Penn State Football

Penn State defense preparing for Indiana’s quick-hitting, high-tempo attack

Penn State linebacker Jason Cabinda, seen here earlier this season against Pitt, knows that the Nittany Lions’ defense will be challenged Saturday against Indiana’s up-tempo offense. “When they’re going fast,” he said, “it’s getting the calls in quick and getting it communicated before they snap the ball.”
Penn State linebacker Jason Cabinda, seen here earlier this season against Pitt, knows that the Nittany Lions’ defense will be challenged Saturday against Indiana’s up-tempo offense. “When they’re going fast,” he said, “it’s getting the calls in quick and getting it communicated before they snap the ball.” Centre Daily Times, file

Penn State’s first-team defense worked against two separate scout team offense in practice this week: One would run the play as called, then scurry off the field as the second scout squad hurried to snap the ball again.

Tempo, tempo, tempo.

That speed is what hurt the Nittany Lions last year at Indiana. And they want to make sure it doesn’t happen again when they host the Hoosiers on Saturday afternoon.

“They’re running sort of the same stuff that they ran in recent years,” senior defensive tackle Parker Cothren said. “They’re still going at a fast tempo, and that’s really their thing.”

Added cornerback Christian Campbell: “We make practice harder than the game, and we’ve been getting a lot of reps for tempo this week and been working on it.”

Campbell admitted that Indiana’s quick-hitting, hurry-up attack “probably got to us for a little bit” in their last meeting.

That’s undeniable. In Penn State’s 45-31 win in 2016, Indiana ran 82 plays with 26 minutes, 21 seconds of possession. That rate — one play every 19.5 seconds — is the fastest clip the Nittany Lions faced all season.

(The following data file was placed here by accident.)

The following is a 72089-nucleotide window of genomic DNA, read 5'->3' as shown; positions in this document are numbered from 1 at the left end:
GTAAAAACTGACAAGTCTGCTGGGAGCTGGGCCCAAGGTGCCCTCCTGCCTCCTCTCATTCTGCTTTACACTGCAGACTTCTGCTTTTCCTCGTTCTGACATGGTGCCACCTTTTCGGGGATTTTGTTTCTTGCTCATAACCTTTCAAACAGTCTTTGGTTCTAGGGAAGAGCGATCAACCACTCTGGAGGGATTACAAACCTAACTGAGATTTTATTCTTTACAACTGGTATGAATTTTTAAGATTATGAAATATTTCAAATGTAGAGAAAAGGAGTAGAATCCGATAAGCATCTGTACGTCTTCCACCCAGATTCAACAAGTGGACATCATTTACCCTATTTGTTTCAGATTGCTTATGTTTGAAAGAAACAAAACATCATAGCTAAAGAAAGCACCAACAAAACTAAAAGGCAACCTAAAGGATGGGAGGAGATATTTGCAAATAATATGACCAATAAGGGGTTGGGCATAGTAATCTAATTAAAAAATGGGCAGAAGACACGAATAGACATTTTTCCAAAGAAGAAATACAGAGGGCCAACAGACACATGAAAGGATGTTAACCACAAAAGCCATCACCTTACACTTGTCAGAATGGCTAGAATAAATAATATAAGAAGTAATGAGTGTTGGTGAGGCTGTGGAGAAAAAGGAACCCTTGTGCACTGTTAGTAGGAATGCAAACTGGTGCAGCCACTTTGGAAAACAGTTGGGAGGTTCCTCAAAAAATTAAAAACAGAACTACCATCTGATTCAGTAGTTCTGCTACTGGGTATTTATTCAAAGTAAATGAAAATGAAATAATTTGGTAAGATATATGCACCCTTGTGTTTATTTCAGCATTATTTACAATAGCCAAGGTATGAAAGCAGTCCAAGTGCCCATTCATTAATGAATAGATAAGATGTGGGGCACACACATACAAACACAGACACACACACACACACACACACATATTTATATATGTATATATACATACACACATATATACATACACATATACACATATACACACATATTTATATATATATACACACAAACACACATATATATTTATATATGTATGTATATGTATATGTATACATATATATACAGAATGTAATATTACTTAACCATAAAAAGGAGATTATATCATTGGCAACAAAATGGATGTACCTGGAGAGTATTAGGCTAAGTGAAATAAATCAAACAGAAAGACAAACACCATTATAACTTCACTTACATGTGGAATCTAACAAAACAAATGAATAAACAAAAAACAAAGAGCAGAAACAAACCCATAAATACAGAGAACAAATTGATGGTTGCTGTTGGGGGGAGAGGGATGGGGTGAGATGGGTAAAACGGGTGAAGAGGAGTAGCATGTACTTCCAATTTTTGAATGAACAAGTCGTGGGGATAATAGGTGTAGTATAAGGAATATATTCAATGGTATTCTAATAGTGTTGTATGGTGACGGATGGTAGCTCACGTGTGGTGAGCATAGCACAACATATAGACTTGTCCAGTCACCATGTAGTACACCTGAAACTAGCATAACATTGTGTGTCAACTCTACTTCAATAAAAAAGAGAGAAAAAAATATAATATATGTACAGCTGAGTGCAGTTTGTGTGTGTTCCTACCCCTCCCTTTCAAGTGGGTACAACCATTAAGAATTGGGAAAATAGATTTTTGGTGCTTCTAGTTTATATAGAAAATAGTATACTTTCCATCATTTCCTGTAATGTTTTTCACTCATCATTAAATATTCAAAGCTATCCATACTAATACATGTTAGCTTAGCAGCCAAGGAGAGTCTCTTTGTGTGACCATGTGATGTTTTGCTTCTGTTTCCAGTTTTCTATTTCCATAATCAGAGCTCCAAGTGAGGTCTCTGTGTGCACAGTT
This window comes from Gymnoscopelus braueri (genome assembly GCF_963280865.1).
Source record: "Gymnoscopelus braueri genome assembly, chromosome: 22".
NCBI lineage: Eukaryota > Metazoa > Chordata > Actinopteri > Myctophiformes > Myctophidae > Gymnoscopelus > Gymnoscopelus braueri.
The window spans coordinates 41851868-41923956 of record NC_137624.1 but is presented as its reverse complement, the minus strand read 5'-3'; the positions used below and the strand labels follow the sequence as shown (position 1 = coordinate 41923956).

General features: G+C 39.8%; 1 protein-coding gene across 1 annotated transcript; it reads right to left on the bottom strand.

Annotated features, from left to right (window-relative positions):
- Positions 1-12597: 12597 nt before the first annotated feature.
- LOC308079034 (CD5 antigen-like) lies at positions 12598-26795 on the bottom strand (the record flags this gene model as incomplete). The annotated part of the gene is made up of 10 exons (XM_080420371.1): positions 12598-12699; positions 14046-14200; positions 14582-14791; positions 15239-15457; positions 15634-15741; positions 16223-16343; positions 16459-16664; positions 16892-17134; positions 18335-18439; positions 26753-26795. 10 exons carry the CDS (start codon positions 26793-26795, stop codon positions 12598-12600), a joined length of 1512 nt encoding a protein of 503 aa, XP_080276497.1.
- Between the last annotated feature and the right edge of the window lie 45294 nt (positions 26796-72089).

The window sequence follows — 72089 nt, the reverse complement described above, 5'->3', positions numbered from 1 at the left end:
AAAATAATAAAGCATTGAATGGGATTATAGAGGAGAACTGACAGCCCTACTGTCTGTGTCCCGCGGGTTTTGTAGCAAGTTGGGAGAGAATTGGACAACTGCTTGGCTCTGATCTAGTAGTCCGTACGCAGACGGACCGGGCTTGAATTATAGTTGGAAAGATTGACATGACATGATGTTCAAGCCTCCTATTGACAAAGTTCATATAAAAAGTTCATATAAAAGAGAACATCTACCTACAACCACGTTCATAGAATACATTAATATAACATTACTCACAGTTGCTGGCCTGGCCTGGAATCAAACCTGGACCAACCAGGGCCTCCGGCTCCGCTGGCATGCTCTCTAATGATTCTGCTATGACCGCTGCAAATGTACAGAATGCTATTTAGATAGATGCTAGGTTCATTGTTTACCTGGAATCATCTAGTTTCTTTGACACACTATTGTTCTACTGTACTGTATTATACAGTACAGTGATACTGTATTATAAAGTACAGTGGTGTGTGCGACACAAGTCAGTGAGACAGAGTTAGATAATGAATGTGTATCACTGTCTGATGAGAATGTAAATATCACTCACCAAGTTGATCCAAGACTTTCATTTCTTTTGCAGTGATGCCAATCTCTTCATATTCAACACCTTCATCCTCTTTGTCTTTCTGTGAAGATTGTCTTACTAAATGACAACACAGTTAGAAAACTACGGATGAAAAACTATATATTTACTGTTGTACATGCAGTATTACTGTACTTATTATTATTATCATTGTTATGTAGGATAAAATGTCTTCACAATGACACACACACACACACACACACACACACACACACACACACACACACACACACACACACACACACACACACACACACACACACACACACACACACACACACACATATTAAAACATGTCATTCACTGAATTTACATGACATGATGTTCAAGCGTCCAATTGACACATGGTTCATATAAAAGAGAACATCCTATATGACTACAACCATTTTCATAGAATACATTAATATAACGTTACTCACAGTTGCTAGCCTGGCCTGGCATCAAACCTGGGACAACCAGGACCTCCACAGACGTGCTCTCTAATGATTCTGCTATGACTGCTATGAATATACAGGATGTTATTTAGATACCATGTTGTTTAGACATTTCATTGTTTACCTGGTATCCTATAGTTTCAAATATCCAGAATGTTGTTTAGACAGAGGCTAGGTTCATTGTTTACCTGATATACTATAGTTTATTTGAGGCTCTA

Of course, Penn State won last year’s meeting so everything ended well for James Franklin’s crew. Despite Indiana’s frenetic pace, the No. 10 team in the country escaped unscathed for the most part. The Nittany Lions’ defense was worn and weary as Indiana racked up 454 yards of offense.

But the tempo creates challenges that defenses otherwise don’t have to worry about.

“It’s conditioning, having poise, being composed,” Penn State linebacker Jason Cabinda said. “When they’re going fast, it’s getting the calls in quick and getting it communicated before they snap the ball.”

It’s difficult, too, when the up-tempo side has talent.

Indiana quarterback Richard Lagow — who completed 23 of 40 passes for 292 yards, two touchdowns and zero interceptions against Penn State last year — keys the Hoosier offense. Wide receiver Simmie Cobbs is an NFL-caliber weapon at Lagow’s disposal.

Ohio State saw the chemistry between Lagow and Cobbs first-hand. The quarterback found his favorite target 11 times for 149 yards and a touchdown on Aug. 31.

The Buckeyes ultimately put the Hoosiers away with a 49-21 victory to open the season, but it was shaky early on. The Hoosiers held a halftime lead, and it was because of their tempo.

In the first half, Indiana ran 57 plays, averaged one snap every 15.9 seconds and put together two remarkable touchdown drives. The first, an 11-play, 87-yard march, took 2:37. The second, a 10-play, 80-yard clinic, chewed up only 2:03.

The Lagow-to-Cobb connection accounted for more than half the distance of those drives (six hookups, 84 yards).

“We all saw the Ohio State game to start the year and their chemistry and their connection together,” Franklin said. “That’s going to be a challenge for us.”

Indiana’s tempo was a “point of emphasis” all week. After working against a pair of scout teams and studying tendencies in the film room, Penn State’s defense feels prepared for not only the fast pace, but also Lagow, Cobbs and company.

On Saturday, we’ll see how much the Nittany Lions learned from last year’s matchup and Ohio State’s wobbly Week 1.

John McGonigal: 814-231-4630, @jmcgonigal9

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